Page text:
UEFA has resisted the requests but Tutu's letter, to Britain's Guardian newspaper, which was also signed by ex-Mali striker Frederic Kanoute and a number of prominent sympathizers of the Palestinian cause, is aimed at increasing the pressure.
Last week UEFA General Secretary Gianni Infantino, speaking after the UEFA Congress in London, refused to condemn Israel or accept that the competition, which runs from June 5-18, should be moved.
Infantino told a news conference, "UEFA and the Israeli FA is responsible for football, it cannot be held responsible for the politics of a national government.
"And we have no plans to move the tournament, which is being held legitimately in a UEFA member association."
After last week's Congress, pro-Palestine demonstrators broke into a banquet being held for UEFA delegates, interrupting proceedings, but were removed by security officers.
Palestinians complain that Israeli authorities restrict the movement of their athletes between the Gaza Strip, which is ruled by the Islamist Hamas faction that calls for Israel's destruction, and the West Bank in which Palestinian President Mahmoud Abbas' Fatah group exercises limited civilian rule.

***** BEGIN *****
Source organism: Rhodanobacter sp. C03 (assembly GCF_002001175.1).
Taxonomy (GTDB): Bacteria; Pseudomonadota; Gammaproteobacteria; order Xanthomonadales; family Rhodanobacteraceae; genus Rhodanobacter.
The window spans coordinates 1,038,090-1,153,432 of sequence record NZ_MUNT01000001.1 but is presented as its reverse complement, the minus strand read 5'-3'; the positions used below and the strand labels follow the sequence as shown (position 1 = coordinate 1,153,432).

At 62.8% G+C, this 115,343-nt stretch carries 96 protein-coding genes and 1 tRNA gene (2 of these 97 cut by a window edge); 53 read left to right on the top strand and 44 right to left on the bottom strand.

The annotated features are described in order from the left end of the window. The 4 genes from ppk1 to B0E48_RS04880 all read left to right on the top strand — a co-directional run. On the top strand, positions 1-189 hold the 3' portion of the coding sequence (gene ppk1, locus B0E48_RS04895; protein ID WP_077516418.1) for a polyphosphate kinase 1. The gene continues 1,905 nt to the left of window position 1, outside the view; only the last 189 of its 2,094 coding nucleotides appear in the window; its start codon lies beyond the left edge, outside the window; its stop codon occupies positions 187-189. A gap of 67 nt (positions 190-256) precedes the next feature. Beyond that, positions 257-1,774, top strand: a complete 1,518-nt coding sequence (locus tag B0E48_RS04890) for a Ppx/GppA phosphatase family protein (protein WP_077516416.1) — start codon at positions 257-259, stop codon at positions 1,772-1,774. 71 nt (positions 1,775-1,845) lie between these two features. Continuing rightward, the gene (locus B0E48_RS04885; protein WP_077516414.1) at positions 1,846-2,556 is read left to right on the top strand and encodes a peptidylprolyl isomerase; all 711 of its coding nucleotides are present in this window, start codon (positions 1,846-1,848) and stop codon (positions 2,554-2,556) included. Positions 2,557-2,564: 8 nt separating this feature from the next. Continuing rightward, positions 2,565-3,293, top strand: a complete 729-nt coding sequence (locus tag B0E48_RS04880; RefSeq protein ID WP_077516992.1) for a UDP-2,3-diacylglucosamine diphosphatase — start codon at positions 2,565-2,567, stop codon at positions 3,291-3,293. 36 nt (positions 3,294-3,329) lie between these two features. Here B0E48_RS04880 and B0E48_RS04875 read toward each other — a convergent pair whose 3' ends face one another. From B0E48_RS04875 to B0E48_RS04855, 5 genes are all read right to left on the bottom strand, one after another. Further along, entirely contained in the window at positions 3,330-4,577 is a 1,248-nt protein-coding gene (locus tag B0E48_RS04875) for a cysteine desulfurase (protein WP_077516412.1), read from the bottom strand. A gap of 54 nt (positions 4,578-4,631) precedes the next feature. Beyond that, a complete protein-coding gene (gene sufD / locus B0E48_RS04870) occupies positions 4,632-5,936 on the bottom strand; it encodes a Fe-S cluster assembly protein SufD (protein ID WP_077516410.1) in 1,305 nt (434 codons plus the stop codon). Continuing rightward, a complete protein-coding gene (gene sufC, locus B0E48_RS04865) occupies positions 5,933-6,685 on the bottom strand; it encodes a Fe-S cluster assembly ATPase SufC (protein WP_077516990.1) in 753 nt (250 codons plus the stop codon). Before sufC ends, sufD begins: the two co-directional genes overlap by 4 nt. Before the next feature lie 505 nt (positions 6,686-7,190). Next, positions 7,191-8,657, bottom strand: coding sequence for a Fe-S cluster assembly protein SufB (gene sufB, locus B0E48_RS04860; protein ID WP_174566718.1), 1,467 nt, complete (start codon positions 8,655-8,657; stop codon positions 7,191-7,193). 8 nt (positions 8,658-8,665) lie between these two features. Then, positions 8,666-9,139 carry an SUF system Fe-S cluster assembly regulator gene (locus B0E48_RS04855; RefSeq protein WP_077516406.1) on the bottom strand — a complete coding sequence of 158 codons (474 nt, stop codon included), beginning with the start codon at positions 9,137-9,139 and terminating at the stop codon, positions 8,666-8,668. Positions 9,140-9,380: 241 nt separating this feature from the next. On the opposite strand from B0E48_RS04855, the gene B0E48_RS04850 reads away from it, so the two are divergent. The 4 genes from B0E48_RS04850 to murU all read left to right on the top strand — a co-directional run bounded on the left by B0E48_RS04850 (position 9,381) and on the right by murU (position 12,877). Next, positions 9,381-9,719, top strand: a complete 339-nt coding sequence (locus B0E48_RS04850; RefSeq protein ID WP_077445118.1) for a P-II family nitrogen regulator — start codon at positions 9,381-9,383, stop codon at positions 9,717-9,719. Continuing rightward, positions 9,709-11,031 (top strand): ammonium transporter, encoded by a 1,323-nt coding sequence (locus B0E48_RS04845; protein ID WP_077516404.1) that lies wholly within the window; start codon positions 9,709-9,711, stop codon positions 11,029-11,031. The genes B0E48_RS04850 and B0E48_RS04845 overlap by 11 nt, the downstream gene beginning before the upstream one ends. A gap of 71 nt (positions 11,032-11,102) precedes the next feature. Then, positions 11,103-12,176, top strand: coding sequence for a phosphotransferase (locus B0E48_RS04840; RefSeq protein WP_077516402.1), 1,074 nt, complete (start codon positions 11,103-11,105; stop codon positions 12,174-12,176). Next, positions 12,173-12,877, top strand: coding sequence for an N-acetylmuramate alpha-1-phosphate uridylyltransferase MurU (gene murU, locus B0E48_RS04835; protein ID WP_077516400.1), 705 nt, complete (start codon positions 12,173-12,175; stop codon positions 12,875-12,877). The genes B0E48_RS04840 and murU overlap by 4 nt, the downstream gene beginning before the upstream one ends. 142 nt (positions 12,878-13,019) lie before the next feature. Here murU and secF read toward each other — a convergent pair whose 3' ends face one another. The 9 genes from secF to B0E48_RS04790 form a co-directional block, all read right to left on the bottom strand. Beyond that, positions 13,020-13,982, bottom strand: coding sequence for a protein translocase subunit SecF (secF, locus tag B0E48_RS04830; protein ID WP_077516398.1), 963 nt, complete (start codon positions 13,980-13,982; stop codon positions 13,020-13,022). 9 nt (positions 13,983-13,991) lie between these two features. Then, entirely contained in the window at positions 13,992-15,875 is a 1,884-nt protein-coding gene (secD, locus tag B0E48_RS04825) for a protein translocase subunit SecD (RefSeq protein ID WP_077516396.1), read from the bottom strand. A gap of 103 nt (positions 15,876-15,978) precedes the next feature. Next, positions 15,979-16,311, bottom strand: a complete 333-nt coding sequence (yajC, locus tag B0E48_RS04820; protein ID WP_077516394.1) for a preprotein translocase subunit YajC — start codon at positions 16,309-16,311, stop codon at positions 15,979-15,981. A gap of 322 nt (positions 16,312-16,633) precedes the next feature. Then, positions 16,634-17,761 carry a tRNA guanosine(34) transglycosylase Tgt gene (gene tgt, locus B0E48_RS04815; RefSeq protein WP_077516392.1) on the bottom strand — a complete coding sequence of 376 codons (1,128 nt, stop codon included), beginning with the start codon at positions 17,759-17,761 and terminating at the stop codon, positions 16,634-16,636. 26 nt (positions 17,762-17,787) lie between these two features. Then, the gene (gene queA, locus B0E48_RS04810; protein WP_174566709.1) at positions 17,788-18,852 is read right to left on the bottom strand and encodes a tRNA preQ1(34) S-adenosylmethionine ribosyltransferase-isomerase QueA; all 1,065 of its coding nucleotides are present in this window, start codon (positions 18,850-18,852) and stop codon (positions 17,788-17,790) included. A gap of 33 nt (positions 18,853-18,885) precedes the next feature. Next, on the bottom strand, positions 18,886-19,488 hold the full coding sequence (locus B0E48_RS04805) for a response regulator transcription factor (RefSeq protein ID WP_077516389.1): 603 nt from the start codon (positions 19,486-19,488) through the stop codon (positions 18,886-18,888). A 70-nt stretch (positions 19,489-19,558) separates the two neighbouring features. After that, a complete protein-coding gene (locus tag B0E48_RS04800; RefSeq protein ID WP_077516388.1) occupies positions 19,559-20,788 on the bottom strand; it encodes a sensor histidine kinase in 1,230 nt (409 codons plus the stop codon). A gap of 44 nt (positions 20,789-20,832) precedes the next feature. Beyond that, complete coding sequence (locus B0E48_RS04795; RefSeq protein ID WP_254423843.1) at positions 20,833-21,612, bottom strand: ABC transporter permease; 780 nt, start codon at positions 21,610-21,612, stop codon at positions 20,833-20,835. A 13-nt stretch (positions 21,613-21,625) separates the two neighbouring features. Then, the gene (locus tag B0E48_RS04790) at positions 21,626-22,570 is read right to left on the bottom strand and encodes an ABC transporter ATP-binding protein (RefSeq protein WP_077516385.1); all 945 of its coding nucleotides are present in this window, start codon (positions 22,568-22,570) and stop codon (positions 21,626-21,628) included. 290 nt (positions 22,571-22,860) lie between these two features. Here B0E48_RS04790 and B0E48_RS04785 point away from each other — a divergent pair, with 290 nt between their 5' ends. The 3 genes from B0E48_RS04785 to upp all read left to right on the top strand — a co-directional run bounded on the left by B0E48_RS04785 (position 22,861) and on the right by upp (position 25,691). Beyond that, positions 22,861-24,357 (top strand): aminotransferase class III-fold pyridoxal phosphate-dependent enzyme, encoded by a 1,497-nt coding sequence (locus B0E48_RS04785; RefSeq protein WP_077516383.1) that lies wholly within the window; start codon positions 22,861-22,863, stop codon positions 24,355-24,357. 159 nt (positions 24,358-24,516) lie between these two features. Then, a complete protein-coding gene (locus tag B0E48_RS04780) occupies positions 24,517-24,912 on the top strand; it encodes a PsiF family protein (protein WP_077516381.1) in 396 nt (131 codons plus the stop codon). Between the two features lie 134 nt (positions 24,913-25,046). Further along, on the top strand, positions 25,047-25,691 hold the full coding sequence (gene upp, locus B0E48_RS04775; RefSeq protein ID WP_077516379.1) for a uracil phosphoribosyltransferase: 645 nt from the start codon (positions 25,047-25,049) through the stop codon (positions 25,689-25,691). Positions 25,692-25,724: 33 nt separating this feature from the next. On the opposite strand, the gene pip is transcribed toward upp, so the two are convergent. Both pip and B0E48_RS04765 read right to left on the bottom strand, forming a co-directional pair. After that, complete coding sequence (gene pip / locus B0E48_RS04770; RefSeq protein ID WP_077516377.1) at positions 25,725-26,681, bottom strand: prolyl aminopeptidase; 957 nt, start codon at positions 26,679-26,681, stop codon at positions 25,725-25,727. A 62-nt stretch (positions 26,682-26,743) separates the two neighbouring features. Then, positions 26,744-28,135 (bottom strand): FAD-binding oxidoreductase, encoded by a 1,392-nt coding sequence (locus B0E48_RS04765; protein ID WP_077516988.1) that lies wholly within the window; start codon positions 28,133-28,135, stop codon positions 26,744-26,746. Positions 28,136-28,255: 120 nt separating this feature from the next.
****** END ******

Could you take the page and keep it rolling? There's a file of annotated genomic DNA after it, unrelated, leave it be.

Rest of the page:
Israel limits the movement of Palestinians from the Gaza Strip to the West Bank citing security concerns but says it has eased travel for athletes.
'Political issues won't be brought into the soccer'
UEFA, European soccer's governing body, last week agreed tougher sanctions to combat racism among players and officials and the authors of the letter feel the same standards should be applied to Israel.
Tutu's letter read, "On Friday, delegates from European football associations gathered in a London hotel for UEFA's annual congress. They agreed new, strict guidelines to deal with racism, suggesting a commendable determination to combat discrimination in the sport.
"We find it shocking that this same organization shows total insensitivity to the blatant and entrenched discrimination inflicted on Palestinian sportsmen and women by Israel.
"We call on UEFA, even at this late stage, to reverse the choice of Israel as a venue."
The Israeli FA has consistently said that UEFA will not bring political issues into the soccer arena.
Tutu, 81, the former Anglican archbishop of Cape Town, won the Nobel Peace Prize in 1984 for standing up against white-minority rule in South Africa.
He played a pivotal role in the downfall of apartheid and subsequently worked to heal wounds in South Africa's traumatized society.